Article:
Tag Archive for PowerShell

Restart Services Script

Looking for a PowerShell script to restart important services across a SharePoint farm? Look no further because all you need is here 🙂

The script below, initiated by calling the Restart-Services function, restarts the following services on all SharePoint servers in the farm:

  • SharePoint Timer
  • World Wide Web Publishing Service
  • IIS Admin Service
  • SharePoint Administration

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Shrink CrawlStore Database

A useful script for running on your dev\uat environments to free valuable disk space. The crawl store database can grow quite significantly over time.

First of all, the PowerShell script:

# Load the SharePoint assembly - change the version to 15.0.0.0 for SharePoint 2013
Add-Type -AssemblyName "Microsoft.SharePoint, Version=14.0.0.0, Culture=neutral, PublicKeyToken=71e9bce111e9429c"
 
# Reset the content index
(Get-SPEnterpriseSearchServiceApplication).Reset($true,$true)
 
# Get the database server for the default content service
$dbServer = [Microsoft.SharePoint.Administration.SPWebService]::ContentService.DefaultDatabaseInstance.NormalizedDataSource
 
# Get the SQL Management Object server for the content service retrieved above
[System.Reflection.Assembly]::LoadWithPartialName("Microsoft.SqlServer.SMO") | out-null
$SMOserver = New-Object ('Microsoft.SqlServer.Management.Smo.Server') -argumentlist $dbServer
 
# Get the search service application instance
$searchServiceApp = (Get-SPEnterpriseSearchServiceApplication)
 
# Iterate the crawl stores and for each database, shrink it in size by 20%
foreach($crawlStore in $searchServiceApp.CrawlStores)
{		
	$dbName = $crawlStore.Name	
	$db = $SMOserver.Databases[$dbName]
	if ($db -ne $null)  
	 {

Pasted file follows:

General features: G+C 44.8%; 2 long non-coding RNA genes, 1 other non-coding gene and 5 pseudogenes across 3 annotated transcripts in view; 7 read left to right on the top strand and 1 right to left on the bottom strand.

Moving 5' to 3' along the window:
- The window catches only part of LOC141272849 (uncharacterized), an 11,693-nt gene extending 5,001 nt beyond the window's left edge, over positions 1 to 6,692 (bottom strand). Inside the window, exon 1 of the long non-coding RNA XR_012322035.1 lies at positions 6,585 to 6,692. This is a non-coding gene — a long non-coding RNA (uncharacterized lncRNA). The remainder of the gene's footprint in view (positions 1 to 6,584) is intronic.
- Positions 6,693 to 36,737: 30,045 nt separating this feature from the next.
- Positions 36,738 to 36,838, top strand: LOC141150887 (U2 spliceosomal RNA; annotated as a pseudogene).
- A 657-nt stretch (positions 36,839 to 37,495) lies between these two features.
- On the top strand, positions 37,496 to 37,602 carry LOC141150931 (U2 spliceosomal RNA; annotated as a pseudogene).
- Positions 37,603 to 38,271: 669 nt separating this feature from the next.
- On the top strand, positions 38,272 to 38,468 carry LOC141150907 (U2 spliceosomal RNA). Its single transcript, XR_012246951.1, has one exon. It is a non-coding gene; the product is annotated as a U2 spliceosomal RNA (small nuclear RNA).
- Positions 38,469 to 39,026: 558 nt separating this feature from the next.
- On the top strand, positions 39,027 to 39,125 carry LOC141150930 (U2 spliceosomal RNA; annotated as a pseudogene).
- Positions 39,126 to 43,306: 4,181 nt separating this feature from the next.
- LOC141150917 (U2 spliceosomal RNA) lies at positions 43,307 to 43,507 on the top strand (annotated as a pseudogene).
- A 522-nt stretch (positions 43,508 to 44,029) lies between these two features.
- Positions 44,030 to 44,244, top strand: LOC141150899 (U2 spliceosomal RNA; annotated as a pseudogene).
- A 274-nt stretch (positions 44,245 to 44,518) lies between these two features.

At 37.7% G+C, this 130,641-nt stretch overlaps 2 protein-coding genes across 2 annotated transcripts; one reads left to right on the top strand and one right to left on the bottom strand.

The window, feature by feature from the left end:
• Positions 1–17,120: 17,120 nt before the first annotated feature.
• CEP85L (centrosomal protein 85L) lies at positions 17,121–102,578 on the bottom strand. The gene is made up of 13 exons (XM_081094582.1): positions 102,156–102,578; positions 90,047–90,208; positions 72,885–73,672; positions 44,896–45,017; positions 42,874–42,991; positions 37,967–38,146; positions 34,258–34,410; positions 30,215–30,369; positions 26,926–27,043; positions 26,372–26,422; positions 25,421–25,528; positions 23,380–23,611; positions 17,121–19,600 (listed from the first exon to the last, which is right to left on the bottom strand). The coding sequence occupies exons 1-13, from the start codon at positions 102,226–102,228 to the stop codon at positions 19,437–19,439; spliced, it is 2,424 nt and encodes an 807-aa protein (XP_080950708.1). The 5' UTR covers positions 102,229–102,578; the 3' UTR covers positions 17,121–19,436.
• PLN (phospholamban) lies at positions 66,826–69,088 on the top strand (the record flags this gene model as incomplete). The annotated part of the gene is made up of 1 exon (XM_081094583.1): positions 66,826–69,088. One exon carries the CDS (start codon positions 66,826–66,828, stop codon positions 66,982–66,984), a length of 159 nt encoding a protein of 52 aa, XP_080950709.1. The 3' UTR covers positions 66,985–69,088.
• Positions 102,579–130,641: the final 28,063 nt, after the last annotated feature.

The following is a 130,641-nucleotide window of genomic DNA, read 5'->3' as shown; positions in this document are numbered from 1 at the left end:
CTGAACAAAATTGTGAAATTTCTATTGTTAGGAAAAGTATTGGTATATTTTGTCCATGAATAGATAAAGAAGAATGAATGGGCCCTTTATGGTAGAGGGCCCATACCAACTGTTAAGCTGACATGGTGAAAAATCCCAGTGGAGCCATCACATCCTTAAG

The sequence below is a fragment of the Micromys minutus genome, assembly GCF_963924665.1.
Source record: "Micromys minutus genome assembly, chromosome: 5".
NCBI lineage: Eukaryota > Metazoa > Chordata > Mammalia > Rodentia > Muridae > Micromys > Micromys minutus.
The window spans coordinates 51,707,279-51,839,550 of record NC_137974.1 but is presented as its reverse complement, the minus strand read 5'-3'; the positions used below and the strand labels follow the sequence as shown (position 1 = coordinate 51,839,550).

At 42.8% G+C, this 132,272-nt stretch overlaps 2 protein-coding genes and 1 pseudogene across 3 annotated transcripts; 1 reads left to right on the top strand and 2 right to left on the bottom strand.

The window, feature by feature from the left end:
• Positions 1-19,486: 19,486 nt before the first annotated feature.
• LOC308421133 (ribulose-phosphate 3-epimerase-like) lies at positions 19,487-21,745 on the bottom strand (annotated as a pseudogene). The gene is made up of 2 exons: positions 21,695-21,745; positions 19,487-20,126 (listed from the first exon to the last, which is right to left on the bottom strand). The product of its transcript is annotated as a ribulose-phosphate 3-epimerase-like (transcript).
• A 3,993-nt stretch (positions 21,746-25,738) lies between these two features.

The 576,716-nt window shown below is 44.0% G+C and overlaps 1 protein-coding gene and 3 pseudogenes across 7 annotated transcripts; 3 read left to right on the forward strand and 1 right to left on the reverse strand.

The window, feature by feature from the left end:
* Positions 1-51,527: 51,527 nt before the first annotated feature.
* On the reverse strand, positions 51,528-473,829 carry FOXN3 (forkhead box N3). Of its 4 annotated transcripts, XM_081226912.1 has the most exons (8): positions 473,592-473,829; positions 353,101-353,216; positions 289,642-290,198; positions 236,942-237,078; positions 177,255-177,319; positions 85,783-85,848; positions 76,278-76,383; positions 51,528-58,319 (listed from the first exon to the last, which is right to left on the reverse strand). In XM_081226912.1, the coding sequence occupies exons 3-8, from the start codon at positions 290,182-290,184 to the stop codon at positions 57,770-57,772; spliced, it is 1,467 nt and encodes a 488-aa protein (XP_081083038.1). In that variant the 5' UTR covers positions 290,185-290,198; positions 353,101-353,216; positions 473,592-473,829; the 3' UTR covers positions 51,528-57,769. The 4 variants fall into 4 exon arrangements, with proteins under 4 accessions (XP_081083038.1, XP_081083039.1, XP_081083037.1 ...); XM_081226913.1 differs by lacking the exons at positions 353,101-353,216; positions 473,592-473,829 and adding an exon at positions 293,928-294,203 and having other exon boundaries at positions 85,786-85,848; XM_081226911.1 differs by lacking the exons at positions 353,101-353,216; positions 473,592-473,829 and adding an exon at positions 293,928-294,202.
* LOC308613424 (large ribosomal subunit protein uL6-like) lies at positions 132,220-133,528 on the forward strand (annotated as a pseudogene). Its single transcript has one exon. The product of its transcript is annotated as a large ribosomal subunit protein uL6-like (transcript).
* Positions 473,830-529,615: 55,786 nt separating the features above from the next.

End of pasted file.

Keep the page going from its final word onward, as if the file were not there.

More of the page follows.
$db.Shrink(20, [Microsoft.SqlServer.Management.Smo.ShrinkMethod]'TruncateOnly')
		Write-Host "$dbName has been shrunk"
	 }
	 else
	 {
		Write-Host "$dbName does not exist"
	 }
}

Comments in the script should make this one clear to understand, happy coding!

Import Tag MSBuild Errors

Creating a SharePoint package is easy enough with Visual Studio but each time you restart it, the package location used previously is replaced with the default location of the current user’s Documents folder.

To save a few seconds from my life I decided to write a PowerShell script to build and package the solution, meaning I no longer have to specify the publish location whenever Visual Studio is restarted.

I’m using Visual Studio 2013 and SharePoint 2013

& "C:\Windows\Microsoft.NET\Framework64\v4.0.30319\msbuild.exe" "C:\Projects\TestProject\TestSolution.csproj" /t:rebuild;package
 
Write-Host "Copying TestSolution.wsp to Packages folder" -NoNewLine
Copy-Item -Confirm:$false "C:\Projects\TestProject\bin\Debug\TestSolution.wsp" C:\Packages\
Write-Host " - done."

The script shown has been simplified for this post and is easy enough to parametrise to allow you to specify different SharePoint projects to package.

Anyway, back to the main reason for this post.

After doing the above and running the script the following error was generated:

C:\Projects\TestProject\TestSolution.csproj(88,3): error MSB4019: The imported project “C:\Program Files (x86)\MSBuild\Microsoft\VisualStudio\v10.0\SharePointTools\Microsoft.VisualStudio.SharePoint.targets” was not found. Confirm that the path in the declaration is correct, and that the file exists on disk.